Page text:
"I went in his office, shut the door and said, 'Let's just sit here and enjoy this for a little while, because I don't think you understand what people are working with.'" Harper says.
He got a brief respite from rat-related work orders.
A slightly different version of Harper's "paint bubble" incident — including the part about the bucket — were included in a grand jury report released last month along with pages of other shudder-worthy details.
The document paints a gruesome picture of dogs and cats suffering and dying in dramatic numbers, and points to horrific overcrowding in a badly designed and deteriorating facility.
Sutter County's facility lacks appropriately trained staff, the report says, as well as standardized animal care procedures and management oversight.
But among the most prominent themes is what the report says is a dangerous lack of sanitation. The risks of spreading illness to otherwise healthy populations of animals and people, it says, abound at the facility.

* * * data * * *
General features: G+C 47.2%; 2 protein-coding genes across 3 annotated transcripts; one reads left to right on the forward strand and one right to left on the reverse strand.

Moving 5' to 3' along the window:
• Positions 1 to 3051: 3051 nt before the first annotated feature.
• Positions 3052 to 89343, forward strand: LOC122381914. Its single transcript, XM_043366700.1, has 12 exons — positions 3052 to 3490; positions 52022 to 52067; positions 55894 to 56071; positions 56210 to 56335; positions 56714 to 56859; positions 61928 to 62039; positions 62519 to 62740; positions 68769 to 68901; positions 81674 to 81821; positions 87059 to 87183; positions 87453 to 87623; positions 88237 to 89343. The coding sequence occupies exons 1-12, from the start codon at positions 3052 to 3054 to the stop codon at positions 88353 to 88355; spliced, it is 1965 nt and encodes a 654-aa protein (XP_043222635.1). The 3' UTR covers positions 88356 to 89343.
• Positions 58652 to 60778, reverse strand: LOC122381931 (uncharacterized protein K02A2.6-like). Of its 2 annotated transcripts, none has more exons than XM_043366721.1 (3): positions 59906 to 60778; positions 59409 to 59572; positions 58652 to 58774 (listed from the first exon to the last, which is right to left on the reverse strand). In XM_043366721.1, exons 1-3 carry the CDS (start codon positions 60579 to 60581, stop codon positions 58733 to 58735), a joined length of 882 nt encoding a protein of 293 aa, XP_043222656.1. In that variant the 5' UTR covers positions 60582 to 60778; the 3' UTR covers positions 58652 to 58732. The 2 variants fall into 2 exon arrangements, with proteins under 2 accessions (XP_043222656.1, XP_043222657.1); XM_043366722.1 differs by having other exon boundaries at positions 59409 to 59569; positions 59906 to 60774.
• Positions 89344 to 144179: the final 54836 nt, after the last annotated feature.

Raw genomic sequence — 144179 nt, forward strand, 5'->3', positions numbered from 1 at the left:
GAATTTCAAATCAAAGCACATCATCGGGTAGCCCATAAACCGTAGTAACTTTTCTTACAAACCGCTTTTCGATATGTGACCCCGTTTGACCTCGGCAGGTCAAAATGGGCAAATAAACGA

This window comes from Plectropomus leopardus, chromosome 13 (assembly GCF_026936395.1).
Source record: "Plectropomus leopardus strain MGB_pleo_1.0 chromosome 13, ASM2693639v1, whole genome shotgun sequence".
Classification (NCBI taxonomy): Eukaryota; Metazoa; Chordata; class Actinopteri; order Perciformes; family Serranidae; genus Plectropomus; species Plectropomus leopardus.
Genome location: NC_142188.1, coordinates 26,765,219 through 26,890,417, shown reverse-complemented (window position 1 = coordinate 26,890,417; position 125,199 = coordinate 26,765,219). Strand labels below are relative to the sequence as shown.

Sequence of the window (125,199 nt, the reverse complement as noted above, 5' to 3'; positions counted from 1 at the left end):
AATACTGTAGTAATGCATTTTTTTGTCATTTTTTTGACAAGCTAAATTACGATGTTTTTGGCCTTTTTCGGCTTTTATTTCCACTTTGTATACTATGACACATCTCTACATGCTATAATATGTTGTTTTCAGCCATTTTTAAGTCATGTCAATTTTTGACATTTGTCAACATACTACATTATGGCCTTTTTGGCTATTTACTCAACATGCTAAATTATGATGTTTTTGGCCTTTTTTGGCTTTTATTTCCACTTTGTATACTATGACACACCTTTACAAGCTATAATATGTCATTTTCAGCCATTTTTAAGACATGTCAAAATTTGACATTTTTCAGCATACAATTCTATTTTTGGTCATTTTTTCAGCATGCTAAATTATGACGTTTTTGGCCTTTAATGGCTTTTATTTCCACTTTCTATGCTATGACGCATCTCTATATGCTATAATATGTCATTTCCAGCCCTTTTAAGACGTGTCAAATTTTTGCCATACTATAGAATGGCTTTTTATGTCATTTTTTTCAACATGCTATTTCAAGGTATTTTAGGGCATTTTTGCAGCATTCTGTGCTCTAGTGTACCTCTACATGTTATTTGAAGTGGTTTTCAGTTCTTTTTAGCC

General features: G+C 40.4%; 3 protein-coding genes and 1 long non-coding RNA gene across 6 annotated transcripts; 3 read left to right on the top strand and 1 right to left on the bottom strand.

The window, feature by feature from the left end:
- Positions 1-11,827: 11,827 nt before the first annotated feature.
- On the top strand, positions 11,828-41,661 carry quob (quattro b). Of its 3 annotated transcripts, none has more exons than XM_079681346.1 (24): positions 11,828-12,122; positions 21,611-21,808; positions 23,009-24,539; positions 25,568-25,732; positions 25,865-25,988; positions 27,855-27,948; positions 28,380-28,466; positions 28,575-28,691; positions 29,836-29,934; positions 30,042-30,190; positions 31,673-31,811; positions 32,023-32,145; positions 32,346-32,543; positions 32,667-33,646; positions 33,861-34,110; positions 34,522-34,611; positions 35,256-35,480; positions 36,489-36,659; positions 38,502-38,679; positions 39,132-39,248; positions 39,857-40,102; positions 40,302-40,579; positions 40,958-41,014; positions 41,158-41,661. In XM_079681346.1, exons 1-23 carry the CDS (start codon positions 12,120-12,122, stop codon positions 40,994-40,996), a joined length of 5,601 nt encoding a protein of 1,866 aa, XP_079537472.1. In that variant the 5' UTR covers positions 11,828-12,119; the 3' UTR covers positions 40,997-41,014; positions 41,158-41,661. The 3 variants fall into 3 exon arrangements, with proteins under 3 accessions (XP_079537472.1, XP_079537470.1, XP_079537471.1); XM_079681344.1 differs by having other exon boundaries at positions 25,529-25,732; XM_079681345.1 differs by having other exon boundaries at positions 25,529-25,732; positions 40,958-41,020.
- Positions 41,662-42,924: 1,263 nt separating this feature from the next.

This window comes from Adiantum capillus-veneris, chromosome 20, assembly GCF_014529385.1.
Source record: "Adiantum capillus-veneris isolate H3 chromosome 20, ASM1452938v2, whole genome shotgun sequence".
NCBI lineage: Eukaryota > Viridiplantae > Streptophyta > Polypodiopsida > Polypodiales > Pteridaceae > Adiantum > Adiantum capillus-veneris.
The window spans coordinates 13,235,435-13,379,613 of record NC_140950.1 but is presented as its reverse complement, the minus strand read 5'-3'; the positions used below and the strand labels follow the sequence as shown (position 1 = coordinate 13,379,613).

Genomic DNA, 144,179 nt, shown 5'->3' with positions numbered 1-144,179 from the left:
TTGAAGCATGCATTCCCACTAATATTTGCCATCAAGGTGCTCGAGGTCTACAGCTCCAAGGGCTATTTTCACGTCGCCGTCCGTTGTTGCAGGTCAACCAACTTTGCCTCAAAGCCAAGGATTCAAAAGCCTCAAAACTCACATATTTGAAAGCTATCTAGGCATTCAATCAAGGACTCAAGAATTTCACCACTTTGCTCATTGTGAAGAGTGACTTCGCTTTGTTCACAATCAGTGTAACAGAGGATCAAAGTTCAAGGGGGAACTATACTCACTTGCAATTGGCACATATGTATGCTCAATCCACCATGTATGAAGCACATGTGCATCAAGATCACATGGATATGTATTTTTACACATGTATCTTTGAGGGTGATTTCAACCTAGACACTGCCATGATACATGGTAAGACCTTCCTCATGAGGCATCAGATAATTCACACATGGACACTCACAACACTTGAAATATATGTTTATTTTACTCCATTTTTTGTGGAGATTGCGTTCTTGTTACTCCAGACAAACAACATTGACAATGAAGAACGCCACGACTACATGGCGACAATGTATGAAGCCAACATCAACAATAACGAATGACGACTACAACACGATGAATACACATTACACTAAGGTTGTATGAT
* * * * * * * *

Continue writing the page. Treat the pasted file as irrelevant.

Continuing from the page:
The facility has no hot water. After rats chewed the inner workings of a water heater, Harper was called in a year ago to remove it.
And a University of California, Davis, team inspecting the facility found no bleach had been used in laundry at the facility, a fact that contributed to unsafe and unhealthy conditions, according to the report.
Of the 4,705 animals that came into the shelter in 2009-10, 2,271 were euthanized, many for illnesses they did not come in with.
The Yuba City City Council, Live Oak City Council and Sutter County Board of Supervisors are expected to consider tentative agreements in the coming weeks to establish a new animal shelter facility to accommodate the area's overpopulation of dogs and cats.
Details that had been sticking points through more than five years of negotiations finally appear to have been hashed out.
In the meantime, the jury is out on whether any significant changes are being made at the existing facility.
Sheriff Paul Parker, at the recommendation of the grand jury, says he will be conducting a thorough investigation to discover whether, or to what extent, the shelter has violated laws concerning worker health and safety, and humane treatment of animals.